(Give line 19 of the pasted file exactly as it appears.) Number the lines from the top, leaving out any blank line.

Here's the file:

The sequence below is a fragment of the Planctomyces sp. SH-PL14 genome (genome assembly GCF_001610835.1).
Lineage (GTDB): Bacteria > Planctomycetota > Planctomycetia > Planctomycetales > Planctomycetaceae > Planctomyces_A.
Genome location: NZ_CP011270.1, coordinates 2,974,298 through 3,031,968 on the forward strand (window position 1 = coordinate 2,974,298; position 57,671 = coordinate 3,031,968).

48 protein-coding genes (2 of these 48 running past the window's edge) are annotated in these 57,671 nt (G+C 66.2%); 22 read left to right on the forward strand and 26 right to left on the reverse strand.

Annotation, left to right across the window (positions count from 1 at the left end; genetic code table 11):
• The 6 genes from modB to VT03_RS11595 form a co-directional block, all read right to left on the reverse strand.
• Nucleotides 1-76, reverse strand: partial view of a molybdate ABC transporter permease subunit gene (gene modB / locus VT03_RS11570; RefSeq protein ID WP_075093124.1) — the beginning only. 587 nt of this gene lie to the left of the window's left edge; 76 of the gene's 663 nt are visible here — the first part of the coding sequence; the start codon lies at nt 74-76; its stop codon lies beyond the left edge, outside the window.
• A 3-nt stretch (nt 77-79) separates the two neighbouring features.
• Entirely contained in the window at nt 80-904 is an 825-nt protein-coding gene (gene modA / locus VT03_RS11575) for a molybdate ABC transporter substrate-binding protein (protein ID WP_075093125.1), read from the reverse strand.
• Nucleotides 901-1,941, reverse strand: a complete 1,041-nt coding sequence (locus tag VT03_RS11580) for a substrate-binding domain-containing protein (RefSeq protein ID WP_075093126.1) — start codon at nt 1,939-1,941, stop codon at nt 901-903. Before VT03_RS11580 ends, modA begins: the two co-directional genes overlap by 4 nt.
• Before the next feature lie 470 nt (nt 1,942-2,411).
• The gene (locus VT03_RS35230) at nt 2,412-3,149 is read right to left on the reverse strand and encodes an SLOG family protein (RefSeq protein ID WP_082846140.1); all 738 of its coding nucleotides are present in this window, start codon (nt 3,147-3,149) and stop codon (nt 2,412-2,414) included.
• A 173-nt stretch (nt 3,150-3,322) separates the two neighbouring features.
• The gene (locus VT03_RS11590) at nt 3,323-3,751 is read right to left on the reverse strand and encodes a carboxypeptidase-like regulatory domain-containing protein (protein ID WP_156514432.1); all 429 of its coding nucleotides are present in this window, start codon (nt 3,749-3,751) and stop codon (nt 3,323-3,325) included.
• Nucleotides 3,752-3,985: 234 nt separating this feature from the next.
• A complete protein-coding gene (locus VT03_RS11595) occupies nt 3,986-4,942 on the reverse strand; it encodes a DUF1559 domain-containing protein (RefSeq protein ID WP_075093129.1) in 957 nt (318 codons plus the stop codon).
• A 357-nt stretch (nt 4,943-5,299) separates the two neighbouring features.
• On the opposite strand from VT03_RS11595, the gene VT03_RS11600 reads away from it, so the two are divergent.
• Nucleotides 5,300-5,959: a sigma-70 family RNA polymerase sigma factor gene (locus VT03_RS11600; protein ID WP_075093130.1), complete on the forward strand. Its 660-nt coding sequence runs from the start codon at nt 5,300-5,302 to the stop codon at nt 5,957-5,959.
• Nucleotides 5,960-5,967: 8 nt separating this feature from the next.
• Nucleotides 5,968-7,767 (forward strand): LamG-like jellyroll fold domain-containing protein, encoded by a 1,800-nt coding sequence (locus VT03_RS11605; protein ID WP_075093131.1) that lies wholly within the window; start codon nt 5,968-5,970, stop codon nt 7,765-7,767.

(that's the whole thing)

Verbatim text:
• Nucleotides 5,300-5,959: a sigma-70 family RNA polymerase sigma factor gene (locus VT03_RS11600; protein ID WP_075093130.1), complete on the forward strand. Its 660-nt coding sequence runs from the start codon at nt 5,300-5,302 to the stop codon at nt 5,957-5,959.